If there is one question that can get Patti Maciesz, a somewhat reserved artist-turned founder, to reveal her hungry, competitive side, I think I asked it.

She’s working on an adorable new website called Puppystream. It’s a social networking site for dogs, which, in an enterprise-happy environment that’s big on revenue and bearish on the consumer internet, draws some kneejerk skepticism at first mention. Even when social media was the hot thing, startups focused on social networks for pets, like Dogbook, never quite exploded for some reason. Given that I’d just met Maciesz, and that she didn’t strike me as particularly naive, I asked as politely as I could. “What about DogBook, or MyDogSpace, or Pawsley, or all the other similar sites that never really took off?”

It was not the first time she’d heard that question, and considering she’s beginning to raise money from venture capitalists, it won’t be the last. But she nailed the answer, convincing me at the very least that she has the raw determination to see her site through.

She explained: most of the past attempts to lure dog owners onto separate social networks have either been weak in design and functionality, or too early in the development of photo sharing. Plenty of startups go after dog owners because even a tiny slice of the market is an attractive play. “I have to believe we’re going to crack it because somebody will,” she says. The number of people trying to reach dog lovers is really intense. There will be a huge community of dog lovers around photos.”

“The fact that it hasn’t been done super successfully given our current state of the world means its an opportunity, and a big one,” she said. “I want it.”

She’s off to a strong start: Having launched quietly last month, Puppystream has seen 2500 photos uploaded for every 100 dog owners that join, Maciesz says.

Vertical social networks have been a hot trend over the last year — we’ve watched them pop up and thrive for categories like neighbors, coders, fashionistas and Lady Gaga fans, to varying degrees of success. The issue is whether there is a real need and value add that a separate social network can bring.

“It’s not necessarily, ‘Why wouldn’t I just do this on Facebook or Instagram?'” Maciesz says. “You could, but here’s a place where everyone is more accepting of that behavior.” The behavior she means is total looney tunes-insane levels of dog obsession. You know these people because you are friends with them on Facebook and Instagram.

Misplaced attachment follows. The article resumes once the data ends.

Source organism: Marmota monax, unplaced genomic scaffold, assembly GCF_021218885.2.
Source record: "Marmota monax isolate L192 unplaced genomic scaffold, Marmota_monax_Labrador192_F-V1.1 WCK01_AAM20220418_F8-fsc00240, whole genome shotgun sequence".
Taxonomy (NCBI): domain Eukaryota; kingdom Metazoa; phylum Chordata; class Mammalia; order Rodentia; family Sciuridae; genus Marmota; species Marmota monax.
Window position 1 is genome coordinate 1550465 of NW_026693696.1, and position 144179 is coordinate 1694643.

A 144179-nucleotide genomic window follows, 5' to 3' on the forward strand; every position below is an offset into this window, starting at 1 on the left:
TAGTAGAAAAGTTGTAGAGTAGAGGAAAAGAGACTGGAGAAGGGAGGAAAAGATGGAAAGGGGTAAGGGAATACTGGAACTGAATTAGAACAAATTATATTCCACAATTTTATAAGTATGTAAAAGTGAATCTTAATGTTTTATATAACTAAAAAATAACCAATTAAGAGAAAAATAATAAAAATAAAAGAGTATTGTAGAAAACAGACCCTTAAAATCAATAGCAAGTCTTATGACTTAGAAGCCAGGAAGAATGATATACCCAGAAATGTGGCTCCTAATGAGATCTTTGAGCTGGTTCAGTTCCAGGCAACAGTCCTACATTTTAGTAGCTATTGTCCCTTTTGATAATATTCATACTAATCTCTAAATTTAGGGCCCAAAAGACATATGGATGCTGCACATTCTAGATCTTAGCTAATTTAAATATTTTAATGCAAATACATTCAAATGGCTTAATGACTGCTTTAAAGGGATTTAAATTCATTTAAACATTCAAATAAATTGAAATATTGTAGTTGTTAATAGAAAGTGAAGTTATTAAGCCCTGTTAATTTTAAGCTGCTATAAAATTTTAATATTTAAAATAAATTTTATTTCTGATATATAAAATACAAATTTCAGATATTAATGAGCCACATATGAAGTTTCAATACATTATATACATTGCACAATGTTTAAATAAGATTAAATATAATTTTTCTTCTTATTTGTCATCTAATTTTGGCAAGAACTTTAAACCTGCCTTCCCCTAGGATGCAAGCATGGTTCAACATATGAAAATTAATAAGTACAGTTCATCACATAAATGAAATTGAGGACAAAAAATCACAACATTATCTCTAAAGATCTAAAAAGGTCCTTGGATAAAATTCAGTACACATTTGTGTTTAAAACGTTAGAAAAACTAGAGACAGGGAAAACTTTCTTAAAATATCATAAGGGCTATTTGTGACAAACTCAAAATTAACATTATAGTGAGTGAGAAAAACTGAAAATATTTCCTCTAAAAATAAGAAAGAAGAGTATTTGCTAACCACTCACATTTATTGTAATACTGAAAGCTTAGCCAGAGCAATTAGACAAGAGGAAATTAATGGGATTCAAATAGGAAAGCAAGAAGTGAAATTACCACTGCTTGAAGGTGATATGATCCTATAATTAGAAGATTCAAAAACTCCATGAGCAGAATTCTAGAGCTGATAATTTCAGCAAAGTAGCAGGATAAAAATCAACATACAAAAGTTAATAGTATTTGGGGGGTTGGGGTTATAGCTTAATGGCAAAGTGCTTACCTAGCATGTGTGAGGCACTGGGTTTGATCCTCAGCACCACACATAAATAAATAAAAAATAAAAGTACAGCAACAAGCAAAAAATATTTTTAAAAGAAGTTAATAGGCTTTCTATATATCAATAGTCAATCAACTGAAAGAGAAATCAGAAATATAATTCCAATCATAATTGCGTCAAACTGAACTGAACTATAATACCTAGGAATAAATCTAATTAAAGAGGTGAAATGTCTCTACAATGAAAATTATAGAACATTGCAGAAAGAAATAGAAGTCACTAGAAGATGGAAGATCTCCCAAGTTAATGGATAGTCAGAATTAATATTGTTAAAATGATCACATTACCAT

“Puppystream is a place where you can go a little nuts with it,” she says.

Maciesz, who previously did marketing and community management for Craft Coffee, launched the site with her partner Elliott Golden and some angel money last month. The site in its current form is a Pinterest-like feed of images, but plans for a “corkboard,” or an editable profile page that users can tweak — a la Rebelmouse — are in the works (users can sign up to be let in first here). The decision came when the team noticed users spent the most time looking at and editing their own dog’s profile than anything else. “We realized people are trying to share dog photos, but they really want to share the dog,” she says. A static profile page is boring, as is a stream of disposable photos that disappear into the feed. But a dynamic page that tells the dog’s life story is what they want.

Of particular interest to the pet industry is a section for owners to list the products they use. This is not a tool for dog owners to share tips or get coupons with each other — it’s for validation. “It feels sad to admit, but I actually want a pat on the back for the decisions I make as a dog mom,” Maciesz says. “Other pet people can relate to that — like ‘You did a good job, you used DogVacay.'”

And really, that’s what social networking is all about: validation. We go online to be loved, to tell stories about ourselves, and to tally the little hearts and thumbs ups of approval we receive as a result of it. When our normal friends don’t get why we’d spend so much money on a leather leash, or expensive lotion for our dog’s paws, or organic grain-free dog food that costs more than our own meals, we find dog friends that do.

Puppystream’s first goal will be to be to sell physical mementos of the dog’s digital life story a la scrapbooks or other products. And if it can drive sales to dog products, it will optimize for that.

Other New York startups have angled for a piece of the pet industry pie. The pet world’s transition to digital has been slower than it should have been, thanks in part to a stigma leftover from the dotcom era and the spectacular failure of Pets.com. But food delivery sites like Petflow and Wag.com argue that major upgrades in shipping and inventory have made the business viable since the ate 90s. Barkbox, a subscription site for fancy dog items, has lured in capital from a long list of prominent investors.

[Image via Threecorgis]